AIK's lost season hit a new low when head coach Michael Stahre bolted from the club while the defending champions continued to lose matches.
by Chipp Reid
After weeks of speculation and rancor, the defending Allsvenskan champion AIK parted ways with its head coach as Michael Stahre left the team to take over Greek First Division Panionos.
Stahre was on the hot seat at AIK from the opening day of the season as the 2009 Swedish champions staggered their way out of the game. AIK is currently in second-to-last place in the league and has the most anemic offense in the league, scoring just seven goals in 11 games to date. Stahre’s departure also comes at one of the roughest stretches of the season for the Gnaget as AIK must play five matches in two weeks as the Allsvenskan rushes to reach the halfway point before taking a month-long break for the 2010 World Cup.
According to the club, Stahre simply couldn’t say no when the Greek side came calling. Stahre informed AIK on April 26 that he was in talks with Panionos, and later the same day he signed a three-year deal to coach the team.
“The timing is not the one I liked, but to be the head coach of the AIK is the best job you can have in football in Sweden,” Stahre told the official AIK Web site.
He denied the poor start and pressure from the club directors to improve results had anything to do with the decision.
"This is completely my own decision. I have always felt AIK's support, but want to try my skills in an international club,” Stahre said. "There are few opportunities for a Swedish coach to work outside of Scandinavia.”
Still, the nightmare start to the season certainly made his decision easier. The league, newspapers and blogging sites were all alive with rumors of heated meetings between Stahre and the board of directors. Stahre also received heat for what seemed like an inability to attract new players to AIK to replace key elements from the 2009 championship, especially in the goal where the loss of Daniel Orlund left a gaping hole on defense and the departure of Ivan Obolo removed a huge element of the AIK offense.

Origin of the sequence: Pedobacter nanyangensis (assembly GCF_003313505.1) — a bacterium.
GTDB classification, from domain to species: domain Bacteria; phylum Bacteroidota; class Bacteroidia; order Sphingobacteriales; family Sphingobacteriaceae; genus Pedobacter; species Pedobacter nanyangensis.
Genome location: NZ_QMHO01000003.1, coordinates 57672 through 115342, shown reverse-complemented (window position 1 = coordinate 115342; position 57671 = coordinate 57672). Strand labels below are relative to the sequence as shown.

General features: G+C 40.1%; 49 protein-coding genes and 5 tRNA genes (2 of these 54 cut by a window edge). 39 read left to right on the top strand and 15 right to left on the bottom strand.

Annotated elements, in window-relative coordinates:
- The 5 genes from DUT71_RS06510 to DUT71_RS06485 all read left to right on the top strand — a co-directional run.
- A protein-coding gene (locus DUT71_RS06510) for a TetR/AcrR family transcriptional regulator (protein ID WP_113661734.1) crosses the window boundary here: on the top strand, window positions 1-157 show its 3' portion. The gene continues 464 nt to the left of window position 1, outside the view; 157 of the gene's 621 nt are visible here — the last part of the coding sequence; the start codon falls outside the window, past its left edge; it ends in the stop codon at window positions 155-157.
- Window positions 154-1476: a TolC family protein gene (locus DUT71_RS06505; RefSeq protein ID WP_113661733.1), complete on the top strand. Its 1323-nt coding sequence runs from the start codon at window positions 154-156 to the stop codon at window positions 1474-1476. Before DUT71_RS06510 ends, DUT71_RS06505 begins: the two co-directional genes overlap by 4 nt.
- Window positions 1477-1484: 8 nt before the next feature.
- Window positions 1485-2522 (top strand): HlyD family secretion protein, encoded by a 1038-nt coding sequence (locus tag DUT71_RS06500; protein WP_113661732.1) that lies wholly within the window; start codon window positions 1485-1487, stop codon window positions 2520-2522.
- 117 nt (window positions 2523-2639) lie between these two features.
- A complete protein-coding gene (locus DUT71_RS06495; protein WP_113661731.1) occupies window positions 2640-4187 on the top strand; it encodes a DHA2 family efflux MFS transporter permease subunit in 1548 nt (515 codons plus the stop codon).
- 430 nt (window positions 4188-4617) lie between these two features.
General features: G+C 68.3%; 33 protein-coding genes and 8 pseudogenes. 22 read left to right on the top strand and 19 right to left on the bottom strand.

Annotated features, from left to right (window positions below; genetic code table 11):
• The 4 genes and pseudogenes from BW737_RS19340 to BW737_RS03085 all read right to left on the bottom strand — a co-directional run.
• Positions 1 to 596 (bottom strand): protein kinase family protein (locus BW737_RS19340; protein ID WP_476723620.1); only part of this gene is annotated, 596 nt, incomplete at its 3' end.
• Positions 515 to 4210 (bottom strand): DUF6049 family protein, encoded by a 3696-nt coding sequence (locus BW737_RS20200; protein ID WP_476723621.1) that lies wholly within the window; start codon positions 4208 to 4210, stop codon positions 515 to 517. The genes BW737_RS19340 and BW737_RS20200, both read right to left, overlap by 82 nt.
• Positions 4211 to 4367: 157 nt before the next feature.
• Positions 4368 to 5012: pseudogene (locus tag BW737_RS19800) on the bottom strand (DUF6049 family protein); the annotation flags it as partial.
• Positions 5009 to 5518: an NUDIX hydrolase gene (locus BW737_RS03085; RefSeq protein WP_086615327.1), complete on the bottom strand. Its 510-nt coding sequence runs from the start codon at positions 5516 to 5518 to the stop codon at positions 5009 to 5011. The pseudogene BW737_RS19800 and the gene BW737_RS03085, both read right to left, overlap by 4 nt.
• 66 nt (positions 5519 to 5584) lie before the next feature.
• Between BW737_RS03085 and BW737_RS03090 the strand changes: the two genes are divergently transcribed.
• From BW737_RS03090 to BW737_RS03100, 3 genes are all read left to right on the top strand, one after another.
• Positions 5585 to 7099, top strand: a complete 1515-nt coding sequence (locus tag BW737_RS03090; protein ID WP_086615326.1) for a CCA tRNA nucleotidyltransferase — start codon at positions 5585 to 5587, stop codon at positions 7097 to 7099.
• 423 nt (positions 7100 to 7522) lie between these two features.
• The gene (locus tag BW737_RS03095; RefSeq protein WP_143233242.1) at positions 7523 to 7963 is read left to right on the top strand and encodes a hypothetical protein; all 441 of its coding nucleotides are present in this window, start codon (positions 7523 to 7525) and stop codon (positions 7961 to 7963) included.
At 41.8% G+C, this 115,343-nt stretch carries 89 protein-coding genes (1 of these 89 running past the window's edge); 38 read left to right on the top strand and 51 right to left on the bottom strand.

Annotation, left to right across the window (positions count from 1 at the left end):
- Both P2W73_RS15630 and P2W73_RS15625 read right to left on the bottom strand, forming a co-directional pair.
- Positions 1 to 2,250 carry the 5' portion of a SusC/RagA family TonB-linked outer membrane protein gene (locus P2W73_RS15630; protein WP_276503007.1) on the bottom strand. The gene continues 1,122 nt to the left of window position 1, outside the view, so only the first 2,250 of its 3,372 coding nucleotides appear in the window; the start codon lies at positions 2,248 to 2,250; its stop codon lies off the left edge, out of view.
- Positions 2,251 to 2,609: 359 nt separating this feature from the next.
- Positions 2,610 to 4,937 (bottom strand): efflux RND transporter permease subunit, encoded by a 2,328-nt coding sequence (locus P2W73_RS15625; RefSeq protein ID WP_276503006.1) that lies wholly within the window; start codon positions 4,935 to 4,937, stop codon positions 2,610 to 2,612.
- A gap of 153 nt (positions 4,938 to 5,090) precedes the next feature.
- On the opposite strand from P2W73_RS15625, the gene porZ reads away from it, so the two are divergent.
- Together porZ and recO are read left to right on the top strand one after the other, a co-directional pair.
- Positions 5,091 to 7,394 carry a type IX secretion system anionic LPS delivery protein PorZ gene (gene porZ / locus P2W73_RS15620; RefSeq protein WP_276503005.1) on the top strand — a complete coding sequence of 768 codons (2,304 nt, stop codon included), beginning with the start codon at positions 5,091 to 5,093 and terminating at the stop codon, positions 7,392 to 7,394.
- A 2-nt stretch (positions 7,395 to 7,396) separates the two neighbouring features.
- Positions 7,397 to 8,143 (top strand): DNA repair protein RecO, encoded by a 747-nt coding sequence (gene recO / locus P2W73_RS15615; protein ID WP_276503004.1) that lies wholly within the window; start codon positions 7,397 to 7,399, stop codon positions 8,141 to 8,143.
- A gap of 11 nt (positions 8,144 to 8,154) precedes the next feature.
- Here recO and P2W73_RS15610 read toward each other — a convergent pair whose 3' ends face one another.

Mats Gustavsson, chairman of AIK Fotboll AB, however, denied the reports of rancor or a split between coach and club.
“We have done what we could to keep Michael, but he has decided to take this chance,” Gustavsson said.
Stahre left AIK just before Round 9 in which the Gnaget played and lost 1-0 to Helsingborg. His replacement, Bjorn Wesström, now has the unenviable task of trying to rebuild the team’s shattered confidence while trying to pull it out of the basement. It could be a tall order.
Wesström was an assistant under the 34-year-old Stahre and was apparently the only name the club had on its list of replacements.
“We always wanted to look internally for a replacement and Bjorn was a natural choice,” said AIK spokeswoman Annela Yderberg. “He has been with AIK for 12 years and his qualities are well known.”
Wesström’s first match in charge came against league-leaders Helsingborg and once more, AIK played well in stretches but could not find the goal. It was the first of three-straight losses for Wesström, as AIK fell 4-0 to IFK Goteborg and lost the Stockholm derby 2-1 to Djurgarden.
AIK finally broke its losing streak and claimed just its second win of the season when it beat last place Trelleborg 1-0 May 9 at Rasunda Stadium. Brazilian striker Antonio Flavio, whom AIK expected to replace Obolo, scored his first goal of the season to lead AIK to the victory. For Wesström, the victory offered at least some margin of relief as the team heads into the World Cup break.
“We took what we needed out of our game plan,” Wesström said. “The point of football is to win. It is a damn lot more fun when you manage to do it.”
It wasn’t so fun May 12 when AIK travelled to Boras and received a 4-0 shellacking from Elfsborg. The loss crushed any of the good feelings left over from the Trelleborg and prompted team captain Nils-Erik Johansson to call for changes, although even the veteran defender admitted he wasn’t sure what to change.
“We need to do something, anything, and we need to do it as soon as possible,” Johansson said.
AIK closes out the first half at home May 17 against Atvidaberg. The month long break from matches, Johansson said, might just be the tonic AIK needs to salvage its season.
“Right now it feels pretty positive that it will,” he said. “It is an opportunity for us to play together with the league leaders without any pressure, but it is not only positive. It is not so fun to go into a break with this hanging over us.”